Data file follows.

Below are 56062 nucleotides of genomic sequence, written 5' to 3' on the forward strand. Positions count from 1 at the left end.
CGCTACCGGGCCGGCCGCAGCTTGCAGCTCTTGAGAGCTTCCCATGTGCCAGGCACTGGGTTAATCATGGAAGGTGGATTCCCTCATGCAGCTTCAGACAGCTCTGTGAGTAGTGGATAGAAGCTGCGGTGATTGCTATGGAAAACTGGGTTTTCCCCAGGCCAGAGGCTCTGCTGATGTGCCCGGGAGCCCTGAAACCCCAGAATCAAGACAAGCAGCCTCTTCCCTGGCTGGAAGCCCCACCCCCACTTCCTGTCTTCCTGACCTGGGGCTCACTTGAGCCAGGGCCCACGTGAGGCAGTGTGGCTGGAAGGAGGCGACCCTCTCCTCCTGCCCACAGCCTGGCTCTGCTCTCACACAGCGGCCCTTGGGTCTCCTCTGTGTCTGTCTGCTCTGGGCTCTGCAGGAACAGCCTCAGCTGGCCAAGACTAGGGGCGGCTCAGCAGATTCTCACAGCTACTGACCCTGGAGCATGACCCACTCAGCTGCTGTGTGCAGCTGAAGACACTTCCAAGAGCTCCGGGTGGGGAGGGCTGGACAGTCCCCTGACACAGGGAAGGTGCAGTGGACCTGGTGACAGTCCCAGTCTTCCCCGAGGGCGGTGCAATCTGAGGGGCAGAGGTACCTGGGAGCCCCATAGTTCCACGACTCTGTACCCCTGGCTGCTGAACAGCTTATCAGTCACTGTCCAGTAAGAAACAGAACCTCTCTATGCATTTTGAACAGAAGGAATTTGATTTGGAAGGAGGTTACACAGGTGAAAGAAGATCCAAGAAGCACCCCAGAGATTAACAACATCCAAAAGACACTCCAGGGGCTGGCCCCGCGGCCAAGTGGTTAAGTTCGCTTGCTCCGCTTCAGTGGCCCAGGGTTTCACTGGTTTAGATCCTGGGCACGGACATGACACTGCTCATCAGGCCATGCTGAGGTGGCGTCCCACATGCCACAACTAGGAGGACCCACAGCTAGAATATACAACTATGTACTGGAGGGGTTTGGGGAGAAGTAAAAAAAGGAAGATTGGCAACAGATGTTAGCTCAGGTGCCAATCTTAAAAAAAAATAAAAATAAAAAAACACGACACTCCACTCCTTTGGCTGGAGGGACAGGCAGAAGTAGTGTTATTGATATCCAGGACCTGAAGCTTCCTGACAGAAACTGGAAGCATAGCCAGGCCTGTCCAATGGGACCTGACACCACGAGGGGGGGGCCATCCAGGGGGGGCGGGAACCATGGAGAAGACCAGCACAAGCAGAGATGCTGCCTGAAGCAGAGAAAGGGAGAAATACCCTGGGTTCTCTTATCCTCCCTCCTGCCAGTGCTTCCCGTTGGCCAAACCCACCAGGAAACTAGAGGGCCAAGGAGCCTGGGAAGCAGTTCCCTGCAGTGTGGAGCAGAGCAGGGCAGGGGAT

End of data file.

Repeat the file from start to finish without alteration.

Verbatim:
Below are 56062 nucleotides of genomic sequence, written 5' to 3' on the forward strand. Positions count from 1 at the left end.
CGCTACCGGGCCGGCCGCAGCTTGCAGCTCTTGAGAGCTTCCCATGTGCCAGGCACTGGGTTAATCATGGAAGGTGGATTCCCTCATGCAGCTTCAGACAGCTCTGTGAGTAGTGGATAGAAGCTGCGGTGATTGCTATGGAAAACTGGGTTTTCCCCAGGCCAGAGGCTCTGCTGATGTGCCCGGGAGCCCTGAAACCCCAGAATCAAGACAAGCAGCCTCTTCCCTGGCTGGAAGCCCCACCCCCACTTCCTGTCTTCCTGACCTGGGGCTCACTTGAGCCAGGGCCCACGTGAGGCAGTGTGGCTGGAAGGAGGCGACCCTCTCCTCCTGCCCACAGCCTGGCTCTGCTCTCACACAGCGGCCCTTGGGTCTCCTCTGTGTCTGTCTGCTCTGGGCTCTGCAGGAACAGCCTCAGCTGGCCAAGACTAGGGGCGGCTCAGCAGATTCTCACAGCTACTGACCCTGGAGCATGACCCACTCAGCTGCTGTGTGCAGCTGAAGACACTTCCAAGAGCTCCGGGTGGGGAGGGCTGGACAGTCCCCTGACACAGGGAAGGTGCAGTGGACCTGGTGACAGTCCCAGTCTTCCCCGAGGGCGGTGCAATCTGAGGGGCAGAGGTACCTGGGAGCCCCATAGTTCCACGACTCTGTACCCCTGGCTGCTGAACAGCTTATCAGTCACTGTCCAGTAAGAAACAGAACCTCTCTATGCATTTTGAACAGAAGGAATTTGATTTGGAAGGAGGTTACACAGGTGAAAGAAGATCCAAGAAGCACCCCAGAGATTAACAACATCCAAAAGACACTCCAGGGGCTGGCCCCGCGGCCAAGTGGTTAAGTTCGCTTGCTCCGCTTCAGTGGCCCAGGGTTTCACTGGTTTAGATCCTGGGCACGGACATGACACTGCTCATCAGGCCATGCTGAGGTGGCGTCCCACATGCCACAACTAGGAGGACCCACAGCTAGAATATACAACTATGTACTGGAGGGGTTTGGGGAGAAGTAAAAAAAGGAAGATTGGCAACAGATGTTAGCTCAGGTGCCAATCTTAAAAAAAAATAAAAATAAAAAAACACGACACTCCACTCCTTTGGCTGGAGGGACAGGCAGAAGTAGTGTTATTGATATCCAGGACCTGAAGCTTCCTGACAGAAACTGGAAGCATAGCCAGGCCTGTCCAATGGGACCTGACACCACGAGGGGGGGGCCATCCAGGGGGGGCGGGAACCATGGAGAAGACCAGCACAAGCAGAGATGCTGCCTGAAGCAGAGAAAGGGAGAAATACCCTGGGTTCTCTTATCCTCCCTCCTGCCAGTGCTTCCCGTTGGCCAAACCCACCAGGAAACTAGAGGGCCAAGGAGCCTGGGAAGCAGTTCCCTGCAGTGTGGAGCAGAGCAGGGCAGGGGAT